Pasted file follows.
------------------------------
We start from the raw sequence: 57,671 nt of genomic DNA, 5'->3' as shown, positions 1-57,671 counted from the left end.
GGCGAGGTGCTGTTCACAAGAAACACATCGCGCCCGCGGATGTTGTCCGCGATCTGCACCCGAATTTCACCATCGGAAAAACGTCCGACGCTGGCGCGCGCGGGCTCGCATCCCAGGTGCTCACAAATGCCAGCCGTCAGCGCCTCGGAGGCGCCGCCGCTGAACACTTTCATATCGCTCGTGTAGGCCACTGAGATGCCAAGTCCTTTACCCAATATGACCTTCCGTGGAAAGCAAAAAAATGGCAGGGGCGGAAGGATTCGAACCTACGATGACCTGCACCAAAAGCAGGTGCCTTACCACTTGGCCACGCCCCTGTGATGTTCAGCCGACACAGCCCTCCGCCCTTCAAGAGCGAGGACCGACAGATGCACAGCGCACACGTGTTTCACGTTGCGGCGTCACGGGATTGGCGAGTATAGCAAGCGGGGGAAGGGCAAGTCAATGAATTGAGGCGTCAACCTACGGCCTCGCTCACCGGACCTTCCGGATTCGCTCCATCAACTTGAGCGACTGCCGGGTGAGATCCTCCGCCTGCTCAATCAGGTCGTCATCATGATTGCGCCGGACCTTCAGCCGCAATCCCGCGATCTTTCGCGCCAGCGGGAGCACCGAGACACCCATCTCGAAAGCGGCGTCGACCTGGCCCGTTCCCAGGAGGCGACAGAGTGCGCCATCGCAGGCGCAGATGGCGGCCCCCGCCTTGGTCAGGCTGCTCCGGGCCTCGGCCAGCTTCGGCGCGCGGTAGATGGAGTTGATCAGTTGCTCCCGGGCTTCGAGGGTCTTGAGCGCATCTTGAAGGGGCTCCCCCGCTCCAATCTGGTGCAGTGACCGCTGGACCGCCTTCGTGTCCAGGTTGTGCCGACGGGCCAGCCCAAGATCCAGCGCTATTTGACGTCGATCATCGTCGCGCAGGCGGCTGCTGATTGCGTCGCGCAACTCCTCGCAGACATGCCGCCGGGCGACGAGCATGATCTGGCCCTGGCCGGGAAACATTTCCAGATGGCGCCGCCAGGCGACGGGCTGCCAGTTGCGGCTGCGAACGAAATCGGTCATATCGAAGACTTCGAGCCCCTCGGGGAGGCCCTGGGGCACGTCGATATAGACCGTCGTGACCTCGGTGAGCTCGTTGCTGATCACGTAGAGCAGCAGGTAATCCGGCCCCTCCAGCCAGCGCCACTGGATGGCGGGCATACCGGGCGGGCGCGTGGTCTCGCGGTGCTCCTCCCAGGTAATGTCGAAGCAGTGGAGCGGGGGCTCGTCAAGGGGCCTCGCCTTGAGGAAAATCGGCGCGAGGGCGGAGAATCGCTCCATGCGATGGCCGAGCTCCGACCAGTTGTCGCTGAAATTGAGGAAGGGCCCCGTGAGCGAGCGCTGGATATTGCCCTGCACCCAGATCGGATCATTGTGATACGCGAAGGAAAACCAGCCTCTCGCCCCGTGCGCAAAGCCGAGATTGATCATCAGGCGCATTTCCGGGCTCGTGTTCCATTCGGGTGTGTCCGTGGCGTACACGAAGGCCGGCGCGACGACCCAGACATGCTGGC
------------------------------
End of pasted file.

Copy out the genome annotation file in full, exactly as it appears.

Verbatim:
We start from the raw sequence: 57,671 nt of genomic DNA, 5'->3' as shown, positions 1-57,671 counted from the left end.
GGCGAGGTGCTGTTCACAAGAAACACATCGCGCCCGCGGATGTTGTCCGCGATCTGCACCCGAATTTCACCATCGGAAAAACGTCCGACGCTGGCGCGCGCGGGCTCGCATCCCAGGTGCTCACAAATGCCAGCCGTCAGCGCCTCGGAGGCGCCGCCGCTGAACACTTTCATATCGCTCGTGTAGGCCACTGAGATGCCAAGTCCTTTACCCAATATGACCTTCCGTGGAAAGCAAAAAAATGGCAGGGGCGGAAGGATTCGAACCTACGATGACCTGCACCAAAAGCAGGTGCCTTACCACTTGGCCACGCCCCTGTGATGTTCAGCCGACACAGCCCTCCGCCCTTCAAGAGCGAGGACCGACAGATGCACAGCGCACACGTGTTTCACGTTGCGGCGTCACGGGATTGGCGAGTATAGCAAGCGGGGGAAGGGCAAGTCAATGAATTGAGGCGTCAACCTACGGCCTCGCTCACCGGACCTTCCGGATTCGCTCCATCAACTTGAGCGACTGCCGGGTGAGATCCTCCGCCTGCTCAATCAGGTCGTCATCATGATTGCGCCGGACCTTCAGCCGCAATCCCGCGATCTTTCGCGCCAGCGGGAGCACCGAGACACCCATCTCGAAAGCGGCGTCGACCTGGCCCGTTCCCAGGAGGCGACAGAGTGCGCCATCGCAGGCGCAGATGGCGGCCCCCGCCTTGGTCAGGCTGCTCCGGGCCTCGGCCAGCTTCGGCGCGCGGTAGATGGAGTTGATCAGTTGCTCCCGGGCTTCGAGGGTCTTGAGCGCATCTTGAAGGGGCTCCCCCGCTCCAATCTGGTGCAGTGACCGCTGGACCGCCTTCGTGTCCAGGTTGTGCCGACGGGCCAGCCCAAGATCCAGCGCTATTTGACGTCGATCATCGTCGCGCAGGCGGCTGCTGATTGCGTCGCGCAACTCCTCGCAGACATGCCGCCGGGCGACGAGCATGATCTGGCCCTGGCCGGGAAACATTTCCAGATGGCGCCGCCAGGCGACGGGCTGCCAGTTGCGGCTGCGAACGAAATCGGTCATATCGAAGACTTCGAGCCCCTCGGGGAGGCCCTGGGGCACGTCGATATAGACCGTCGTGACCTCGGTGAGCTCGTTGCTGATCACGTAGAGCAGCAGGTAATCCGGCCCCTCCAGCCAGCGCCACTGGATGGCGGGCATACCGGGCGGGCGCGTGGTCTCGCGGTGCTCCTCCCAGGTAATGTCGAAGCAGTGGAGCGGGGGCTCGTCAAGGGGCCTCGCCTTGAGGAAAATCGGCGCGAGGGCGGAGAATCGCTCCATGCGATGGCCGAGCTCCGACCAGTTGTCGCTGAAATTGAGGAAGGGCCCCGTGAGCGAGCGCTGGATATTGCCCTGCACCCAGATCGGATCATTGTGATACGCGAAGGAAAACCAGCCTCTCGCCCCGTGCGCAAAGCCGAGATTGATCATCAGGCGCATTTCCGGGCTCGTGTTCCATTCGGGTGTGTCCGTGGCGTACACGAAGGCCGGCGCGACGACCCAGACATGCTGGC